Black tide brings catastrophe to the holiday beaches of Monsieur Hulot

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Along this stunning coast of pale orange sands, north of the estuary of the Loire, Jacques Tati made one of the greatest comic movies, Monsieur Hulot's Holiday.

Along this stunning coast of pale orange sands, north of the estuary of the Loire, Jacques Tati made one of the greatest comic movies, Monsieur Hulot's Holiday.

Almost half a century later, Monsieur and Madame Lavarenne are also spending a holiday on the beach, but there is nothing comical about what they are doing.

They have come 400 miles, from the Marne in northern France, to spend a week scraping rocks with trowels. They are removing oil as thick as bitumen which, a belated government report says, harbours a tiny but unquantifiable risk of transmitting cancer to those who handle it over long periods.

Since the confirmation that the heavy fuel oil No 2 spilt into the Atlantic by the wreck of the Erika on 12 December is faintly carcinogenic (like most heavy oils), hundreds of volunteers have abandoned the thankless task of cleaning the 300 miles of polluted French coastline.

Not the Lavarennes. "We love this place," said Marie-Jeanne Lavarenne, 52, clad in a protective silver-grey jumpsuit and gloves, despite scorching spring weather. "We have spent many happy holidays here, from when our daughter was a little girl.

"What has happened to these beaches, what you can see, is the real catastrophe, not a vague risk of cancer. I am more likely to catch cancer from the sunshine or from filling my car with petrol, than from cleaning a few rocks. This is a superb place. We want to make it superb again, before the holiday season begins."

Six thousand tonnes - more than half the oil spilled by the Erika - has already been removed from the beaches of the Le Croisic peninsula in the three months. Tens of thousands of soldiers and firemen and temporary workers paid by TotalFina (which owned the oil) are working with heavy machinery and hot-water jets.

Their ghostly silver, pointed, head-to-toe protective outfits add to the sense of menace which hangs over one of the most beautiful and previously unspoiled coastlines in Europe.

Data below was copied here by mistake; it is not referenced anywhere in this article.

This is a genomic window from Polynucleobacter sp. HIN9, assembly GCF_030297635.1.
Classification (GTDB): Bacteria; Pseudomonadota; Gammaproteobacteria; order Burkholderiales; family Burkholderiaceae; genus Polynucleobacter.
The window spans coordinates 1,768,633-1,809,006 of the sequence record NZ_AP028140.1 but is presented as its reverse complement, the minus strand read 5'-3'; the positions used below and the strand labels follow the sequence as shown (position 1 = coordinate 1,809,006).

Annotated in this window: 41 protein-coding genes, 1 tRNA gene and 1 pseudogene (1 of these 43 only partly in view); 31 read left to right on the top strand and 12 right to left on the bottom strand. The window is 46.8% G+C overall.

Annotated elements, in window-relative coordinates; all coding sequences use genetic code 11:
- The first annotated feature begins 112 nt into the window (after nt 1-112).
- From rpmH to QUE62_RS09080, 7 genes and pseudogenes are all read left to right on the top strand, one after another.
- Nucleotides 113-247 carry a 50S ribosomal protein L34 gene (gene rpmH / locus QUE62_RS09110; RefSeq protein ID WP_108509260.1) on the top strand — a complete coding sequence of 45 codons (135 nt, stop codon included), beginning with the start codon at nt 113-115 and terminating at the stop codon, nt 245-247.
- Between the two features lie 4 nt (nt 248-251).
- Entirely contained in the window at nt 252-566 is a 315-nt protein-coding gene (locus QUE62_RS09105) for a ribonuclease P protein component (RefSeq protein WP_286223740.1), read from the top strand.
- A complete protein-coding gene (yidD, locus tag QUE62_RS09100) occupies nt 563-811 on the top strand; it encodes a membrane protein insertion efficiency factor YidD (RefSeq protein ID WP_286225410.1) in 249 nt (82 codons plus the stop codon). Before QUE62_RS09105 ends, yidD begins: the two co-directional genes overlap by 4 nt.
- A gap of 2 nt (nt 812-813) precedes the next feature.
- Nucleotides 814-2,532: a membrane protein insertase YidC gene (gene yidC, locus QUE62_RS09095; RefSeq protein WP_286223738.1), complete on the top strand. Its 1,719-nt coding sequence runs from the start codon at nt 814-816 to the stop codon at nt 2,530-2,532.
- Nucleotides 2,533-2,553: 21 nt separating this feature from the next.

At the beginning of next month, the French government will launch a £4.5m publicity campaign - in Britain among other places - to persuade tourists that the French Atlantic coast will be clean and safe for the Easter and summer holidays. Tourist bookings, especially French ones, are down 50 per cent in some places.

I was the only person staying in my hotel, at the tip of the peninsula. "Normally, we would be half-full at least," said the proprietor, Yolande Louis, looking mournfully at the oil-smeared rocks, surrounded by red-and-white "danger" tape. "For our three hotels, we have no bookings for Easter, and very few for May and June."

Oil, cancer and tourism are not an easy mixture. Will the beaches truly be clean by Easter? And safe? Most of the sandy coast south of the Loire is cleared. The northern and western Breton coasts were never touched. A 100-mile stretch of the southern Breton coast remains heavily polluted in places.

The oil is still coming ashore, although the volume is less. Even the apparently clean sands can hide small, sticky pellets. The French talk of a marée noire or black tide but the truth is that the oil from the Erika, scattered all over northern Biscay by the great storms of late December, have produced two black tides a day in southern Brittany for the last three months.

The withdrawal of many volunteers has hampered the clean-up. Christophe Priou, the mayor of Le Croisic, who angered neighbouring town dignitaries last week by pulling volunteers and council workers off his beaches because of the cancer risk, said: "I believe in telling people the truth. The psychosis about the carcinogenic nature of the oil would have been much less if the government had been honest with us from the beginning.

"We don't know, even now, whether the government is telling the truth about the Erika's cargo. Before she sank, these beaches were white. Afterwards they were black. Now they are grey."

The French government refuses to produce a map of which beaches are clean. Some southern Breton beaches appear to be oil-free; others clearly are not and Easter is only a month away.

The beach at Saint-Marc-sur-Mer, where Jacques Tati made Monsieur Hulot in 1953 looked spotless (but the pretty village of the film has been ruined by a different tide of man-made ugliness). On the cancer risks, the Lavarennes are probably right and Mr Priou probably wrong. The risks are so infinitesimal as to be not worth worrying about.

An independent study by a Dutch laboratory showed it would be necessary to touch the oil with bare hands over70 years before there was any real exposure to cancer. On Wednesday, a French parliamentary committee heard evidence from 13 experts. Twelve said the oil spilt by the Erika was carcinogenic, but there was no appreciable risk from short-term contact, even for volunteers who had cleaned sea-birds (against advice) with bare hands. The 13th said the Erika had not spilled fuel oil No 2 but a waste by-product of oil, many times more dangerous.

There is no evidence for this, but Mr Priou has sent away samples for independent analysis. Paranoia rules, partly because the government chose, over two months, to hide the evidence that the oil was carcinogenic, however slightly.

As Mrs Lavarenne says, chipping away at the rocks with her trowel, the cancer scare is a distraction. The real catastrophe - 300,000 seabirds dead, and beaches and coastal ecosystems polluted over a stretch of 100 miles - stares you in the face.

Will all the southern Breton beaches be clean by Easter? No. Will they be clean by summer? Probably, yes.